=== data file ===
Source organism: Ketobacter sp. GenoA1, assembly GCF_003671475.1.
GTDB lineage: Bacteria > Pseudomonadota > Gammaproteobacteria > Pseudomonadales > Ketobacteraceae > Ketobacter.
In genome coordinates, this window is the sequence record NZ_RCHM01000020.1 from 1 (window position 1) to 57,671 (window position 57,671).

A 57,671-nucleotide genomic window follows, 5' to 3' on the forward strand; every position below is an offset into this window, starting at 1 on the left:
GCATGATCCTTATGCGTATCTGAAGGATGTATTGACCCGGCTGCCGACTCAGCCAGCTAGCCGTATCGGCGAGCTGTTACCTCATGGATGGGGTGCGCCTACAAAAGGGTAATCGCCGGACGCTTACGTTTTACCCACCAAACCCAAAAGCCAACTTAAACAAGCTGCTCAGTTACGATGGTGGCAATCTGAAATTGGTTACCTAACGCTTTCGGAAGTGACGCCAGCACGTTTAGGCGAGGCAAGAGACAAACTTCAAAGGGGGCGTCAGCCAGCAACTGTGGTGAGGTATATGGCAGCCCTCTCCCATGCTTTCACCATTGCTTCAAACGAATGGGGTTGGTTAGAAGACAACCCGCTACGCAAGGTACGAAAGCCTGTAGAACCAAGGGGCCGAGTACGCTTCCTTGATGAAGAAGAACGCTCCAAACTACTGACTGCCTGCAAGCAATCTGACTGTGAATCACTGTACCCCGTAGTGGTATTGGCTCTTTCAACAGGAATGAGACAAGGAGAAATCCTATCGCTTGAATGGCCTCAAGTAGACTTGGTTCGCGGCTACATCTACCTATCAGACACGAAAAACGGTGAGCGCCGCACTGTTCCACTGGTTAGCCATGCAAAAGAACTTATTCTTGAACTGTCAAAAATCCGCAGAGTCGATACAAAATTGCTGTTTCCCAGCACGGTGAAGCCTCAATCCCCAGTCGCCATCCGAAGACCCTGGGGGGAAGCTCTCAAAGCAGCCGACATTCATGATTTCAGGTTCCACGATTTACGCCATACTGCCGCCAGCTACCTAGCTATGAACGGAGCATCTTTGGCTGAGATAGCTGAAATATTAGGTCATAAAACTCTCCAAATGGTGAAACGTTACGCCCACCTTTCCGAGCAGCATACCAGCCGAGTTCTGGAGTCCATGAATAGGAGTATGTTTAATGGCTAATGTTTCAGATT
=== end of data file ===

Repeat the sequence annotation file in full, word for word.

Source organism: Ketobacter sp. GenoA1, assembly GCF_003671475.1.
GTDB lineage: Bacteria > Pseudomonadota > Gammaproteobacteria > Pseudomonadales > Ketobacteraceae > Ketobacter.
In genome coordinates, this window is the sequence record NZ_RCHM01000020.1 from 1 (window position 1) to 57,671 (window position 57,671).

A 57,671-nucleotide genomic window follows, 5' to 3' on the forward strand; every position below is an offset into this window, starting at 1 on the left:
GCATGATCCTTATGCGTATCTGAAGGATGTATTGACCCGGCTGCCGACTCAGCCAGCTAGCCGTATCGGCGAGCTGTTACCTCATGGATGGGGTGCGCCTACAAAAGGGTAATCGCCGGACGCTTACGTTTTACCCACCAAACCCAAAAGCCAACTTAAACAAGCTGCTCAGTTACGATGGTGGCAATCTGAAATTGGTTACCTAACGCTTTCGGAAGTGACGCCAGCACGTTTAGGCGAGGCAAGAGACAAACTTCAAAGGGGGCGTCAGCCAGCAACTGTGGTGAGGTATATGGCAGCCCTCTCCCATGCTTTCACCATTGCTTCAAACGAATGGGGTTGGTTAGAAGACAACCCGCTACGCAAGGTACGAAAGCCTGTAGAACCAAGGGGCCGAGTACGCTTCCTTGATGAAGAAGAACGCTCCAAACTACTGACTGCCTGCAAGCAATCTGACTGTGAATCACTGTACCCCGTAGTGGTATTGGCTCTTTCAACAGGAATGAGACAAGGAGAAATCCTATCGCTTGAATGGCCTCAAGTAGACTTGGTTCGCGGCTACATCTACCTATCAGACACGAAAAACGGTGAGCGCCGCACTGTTCCACTGGTTAGCCATGCAAAAGAACTTATTCTTGAACTGTCAAAAATCCGCAGAGTCGATACAAAATTGCTGTTTCCCAGCACGGTGAAGCCTCAATCCCCAGTCGCCATCCGAAGACCCTGGGGGGAAGCTCTCAAAGCAGCCGACATTCATGATTTCAGGTTCCACGATTTACGCCATACTGCCGCCAGCTACCTAGCTATGAACGGAGCATCTTTGGCTGAGATAGCTGAAATATTAGGTCATAAAACTCTCCAAATGGTGAAACGTTACGCCCACCTTTCCGAGCAGCATACCAGCCGAGTTCTGGAGTCCATGAATAGGAGTATGTTTAATGGCTAATGTTTCAGATT